Fundamentals of Distributed Coherent Radar

Date of Award


Degree Name

Ph.D. in Electrical Engineering


Department of Electrical and Computer Engineering


Advisor: Eric Balster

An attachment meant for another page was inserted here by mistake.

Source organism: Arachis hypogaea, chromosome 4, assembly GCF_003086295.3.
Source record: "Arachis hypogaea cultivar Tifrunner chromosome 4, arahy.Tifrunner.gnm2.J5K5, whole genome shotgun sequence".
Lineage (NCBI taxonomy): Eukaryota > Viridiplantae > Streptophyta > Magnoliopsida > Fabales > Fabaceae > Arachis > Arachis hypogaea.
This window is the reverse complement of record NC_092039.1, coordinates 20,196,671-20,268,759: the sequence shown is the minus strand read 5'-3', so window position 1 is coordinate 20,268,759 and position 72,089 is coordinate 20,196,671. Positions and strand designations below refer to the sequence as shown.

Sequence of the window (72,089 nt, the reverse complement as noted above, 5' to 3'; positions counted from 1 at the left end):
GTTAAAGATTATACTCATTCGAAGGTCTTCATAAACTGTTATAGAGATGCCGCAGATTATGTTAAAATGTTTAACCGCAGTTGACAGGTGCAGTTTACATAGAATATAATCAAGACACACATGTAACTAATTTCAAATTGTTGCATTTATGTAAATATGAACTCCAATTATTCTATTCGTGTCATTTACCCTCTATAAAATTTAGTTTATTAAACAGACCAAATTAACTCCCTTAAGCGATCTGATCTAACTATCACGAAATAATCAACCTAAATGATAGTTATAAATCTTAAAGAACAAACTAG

Originally proposed in 1983, [34], Distributed Coherent Radar (DCR), composes a single radar system from multiple (N), highly spatially diverse, independent radars such that they act as a single array. This approach offers the advantage of an N2 or N3 improvement in signal-to-noise ratio (SNR) depending on whether the radars are operated in a Cohere-on- Receive (COR) mode (signals are aligned at reception) or Cohere-on-Transmit (COT) mode (signals are aligned before transmission and again at reception). The improvement in SNR when operating in a DCR mode can facilitate the composition of smaller, cheaper, radars that yield similar performance to a more costly larger (potentially prohibitively large) single radar system. At the time of its original description, underlying technologies were largely insufficient for the realization of such systems. With the advent of modern highly software programmable radio frequency (RF) technologies such as Software Defned Radios, improved communication capabilities, and increased computing power, DCR has seen a resurgence of interest in the literature [13, 16, 19, 26, 27, 28, 39, 46, 53, 65, 68, 73, 74, 75, 77]. Some works focus on the development of conceptual systems, while others investigate theoretical performance bounds or address specific concepts and particulars of operating modes. Unfortunately due to the highly complex nature of the technology, no single work includes a complete analytical framework for the sources of coherence loss and DCR specific phenomonology challenges at a system level. The authors contend that isolated analytical discussions often fail to capture the full complexity and challenges associated with DCR systems. For example, no other single work combines analysis of all coherence parameters with variation in the number of elements in a DCR system. This work leverages a set of fundamental coherence parameter variables (phase, delay, and frequency) from which all other coherence related losses can be derived. Complete general case analytical system descriptions of the two principle DCR operating modes, COR and COT, are developed including critical aspects of DCR system realization, as well as clear derivations for the ideal case SNR improvements from a system perspective. Analytical models are augmented with discussion of the sources of non-ideal performance for each mode such as waveform leakage, target kinematics, clock jitter, etc. The analysis also includes a novel generalized SNR formulation that should facilitate easier future analysis under a common framework, in contrast with other currently published simplifed variants of the same. Leveraging our complete foundational analysis, we develop a novel operating mode called "Mixed Mode DCR" (MM-DCR). MM-DCR is then analyzed for performance bounds, fol- lowed by performance under error conditions. The results show that MM-DCR provides a path for graceful performance degradation and improved error tolerance over COR and COT modes [41]. This work then extends the analytical system descriptions with a complete empirical modeling and simulation (M&S) capability, including a proposed architectural description for such capabilities. The authors contend that empirical analysis from a well defined modeling and simulation capability is the only viable approach for DCR system analysis beyond the trivial cases. M&S is used to verify the fundamental behaviors described in the analytical descriptions and extend with additional complexity such as waveform variation and stochastic errors to provide a well rounded complete analysis of the Fundamentals of Distributed Coherent Radar.



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